Coming soon to NOVA: Mind of a Rampage Killer

On Feb. 20, the long-running PBS science series NOVA will air "Mind of a Rampage Killer," an hour-long documentary on the neuroscience behind teen rampage shooting violence, like the recent tragedy in Newtown. Can science help us understand what makes a young man walk into a movie theater, church, or classroom full of children and open fire? Miles O’Brien hosts and reports on "new theories that the most destructive rampage killers are driven most of all, not by the urge to kill, but the wish to die."

I've peeked at the work in progress, and it's going to be a really intense program, well worth watching. Trailer above.

* Disclosure.

Discuss

20 Responses to “Coming soon to NOVA: Mind of a Rampage Killer”

  1. mtdna says:

    If innate biological factors drive you to murder should you be set free because they’re not your fault, or should you be locked up because it was your responsibility to seek help?

  2. theophrastvs says:

    one sensible yet utterly untenable resolution: all unpopular white males ages 0-26 may not have unsupervised access to any weapon beyond a pump action BB gun.

  3. TrollyMcTrollington says:

    I guess his tour on DS9 is over.

  4. xzzy says:

    I find NOVA incredibly hard to watch because there’s way too much effort going into making the show seem dramatic. I get that they’re trying to maintain interest, but it leaves me with the feeling they left out a lot of interesting science. I usually spend 30 minutes waiting for them to get to the meat of the topic before I shut it off in frustration. 

    Research is interesting enough on its own, quit trying to sex it up.

    • DouglasSpaulding says:

      Nova “sexes” things up?  I guess I should watch it more often.

    • Sekino says:

      I’m having a similar issue with BBC’s Horizon. Their recent habit of having some comedian (or personality of some sort) present and narrate the show in a cheeky and cute way, having them ask wide-eyed questions to the scientists, annoys me. It’s too bad because it used to be such a fascinating show (I guess it still is compared to what’s out there).

    • novium says:

       It has seemed that they’ve started to emulate the discovery channel etc a little bit in their presentation over the last several years, unfortunately.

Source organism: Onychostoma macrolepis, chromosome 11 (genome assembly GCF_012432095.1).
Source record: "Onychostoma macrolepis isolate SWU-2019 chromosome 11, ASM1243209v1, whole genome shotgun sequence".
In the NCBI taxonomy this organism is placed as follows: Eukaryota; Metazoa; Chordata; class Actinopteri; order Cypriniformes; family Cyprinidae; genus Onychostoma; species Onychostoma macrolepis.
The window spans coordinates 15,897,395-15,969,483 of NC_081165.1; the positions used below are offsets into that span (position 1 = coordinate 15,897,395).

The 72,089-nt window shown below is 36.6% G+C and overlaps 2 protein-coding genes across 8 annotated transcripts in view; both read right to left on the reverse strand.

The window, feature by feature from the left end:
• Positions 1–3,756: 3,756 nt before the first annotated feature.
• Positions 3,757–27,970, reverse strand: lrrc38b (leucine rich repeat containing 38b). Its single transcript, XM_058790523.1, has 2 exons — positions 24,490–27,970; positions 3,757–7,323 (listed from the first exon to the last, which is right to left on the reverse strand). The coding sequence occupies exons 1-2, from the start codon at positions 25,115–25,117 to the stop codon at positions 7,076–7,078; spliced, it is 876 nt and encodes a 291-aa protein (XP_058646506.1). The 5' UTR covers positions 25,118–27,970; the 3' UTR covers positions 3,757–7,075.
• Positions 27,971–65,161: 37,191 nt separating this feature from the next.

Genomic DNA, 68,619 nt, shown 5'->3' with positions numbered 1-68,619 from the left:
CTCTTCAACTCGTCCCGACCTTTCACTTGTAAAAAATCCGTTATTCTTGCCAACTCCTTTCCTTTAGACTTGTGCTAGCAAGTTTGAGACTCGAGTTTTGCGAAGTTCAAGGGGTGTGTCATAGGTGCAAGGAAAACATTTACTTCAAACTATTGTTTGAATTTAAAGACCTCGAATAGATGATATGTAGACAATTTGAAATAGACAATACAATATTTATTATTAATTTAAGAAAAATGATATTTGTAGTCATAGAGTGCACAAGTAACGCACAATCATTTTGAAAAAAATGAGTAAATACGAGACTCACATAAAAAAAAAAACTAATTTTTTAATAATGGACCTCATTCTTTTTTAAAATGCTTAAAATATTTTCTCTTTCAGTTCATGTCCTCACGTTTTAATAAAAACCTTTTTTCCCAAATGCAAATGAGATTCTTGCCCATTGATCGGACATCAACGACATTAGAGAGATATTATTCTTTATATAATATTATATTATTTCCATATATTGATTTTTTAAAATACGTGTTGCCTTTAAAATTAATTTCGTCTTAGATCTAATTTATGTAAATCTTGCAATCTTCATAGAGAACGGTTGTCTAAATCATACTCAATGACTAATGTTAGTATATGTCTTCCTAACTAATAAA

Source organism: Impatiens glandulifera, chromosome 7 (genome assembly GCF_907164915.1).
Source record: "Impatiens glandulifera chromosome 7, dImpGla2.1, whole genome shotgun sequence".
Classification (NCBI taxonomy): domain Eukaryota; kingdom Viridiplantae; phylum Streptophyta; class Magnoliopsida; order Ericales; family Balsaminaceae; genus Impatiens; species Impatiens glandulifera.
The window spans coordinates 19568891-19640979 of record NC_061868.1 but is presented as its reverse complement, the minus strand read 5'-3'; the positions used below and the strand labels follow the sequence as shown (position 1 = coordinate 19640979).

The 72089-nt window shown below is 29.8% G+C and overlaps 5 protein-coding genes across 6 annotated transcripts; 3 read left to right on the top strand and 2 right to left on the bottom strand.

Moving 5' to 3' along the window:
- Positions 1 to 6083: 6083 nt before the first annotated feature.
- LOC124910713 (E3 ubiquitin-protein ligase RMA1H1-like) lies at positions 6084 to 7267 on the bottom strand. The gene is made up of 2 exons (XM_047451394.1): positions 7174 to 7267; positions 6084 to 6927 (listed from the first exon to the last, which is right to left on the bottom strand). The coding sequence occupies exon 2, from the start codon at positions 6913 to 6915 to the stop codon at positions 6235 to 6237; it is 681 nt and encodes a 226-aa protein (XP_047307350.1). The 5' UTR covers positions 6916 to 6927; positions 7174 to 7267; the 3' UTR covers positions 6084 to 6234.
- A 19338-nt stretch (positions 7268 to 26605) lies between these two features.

5. Mike says:

    Adam Lanza was 20 (not a teen) at the time of the shooting.

  6. yadayada says:

    Frontline addresses the Adam Lanza story: How Do You Raise a Child Like Adam Lanza?

    Although a better question might be “How do you not raise a child like Adam Lanza?”

  7. Crashproof says:

     “new theories that the most destructive rampage killers are driven most of all, not by the urge to kill, but the wish to die.”  This “new” theory has been around at least in fiction for what, 150 years?  The whole idea that murderers return to the scene of the crime and hope to get caught, etc.

  8. Brad Bell says:

    Wouldn’t it be a lot simpler to get rid of weapons capable of mass killings? I don’t mean to be flip, but understanding a murderous or suicidal brain is extremely dubious. It’s easier to explain the culture that makes it possible for anyone to easily get a mass killing device. Despite the claim the guns are needed to protect people from the government, the US suspended habeus corpus and no one fired a shot. I don’t have any experience with guns, but I imagine people want to keep them because they are thrilling and fun and mostly used for things other than killing people. But they aren’t actually *needed.*

    It might be worth comparing the phenomenon with our experiences in the UK, as the government will soon give everyone the right to carry a small thermonuclear device. The prediction is a spurned ex-boyfriend will nuke the country within a few days, after first kicking off the wing mirrors of my car in a drunken rage because his girlfriend don’t love him no more since he didn’t stop hitting her. 

    • kringlebertfistyebuns says:

      I’d think that completely getting rid of firearms is only “simple” in that it’s not a complex idea.  The reality of it is far from “simple,” particularly in the United States.

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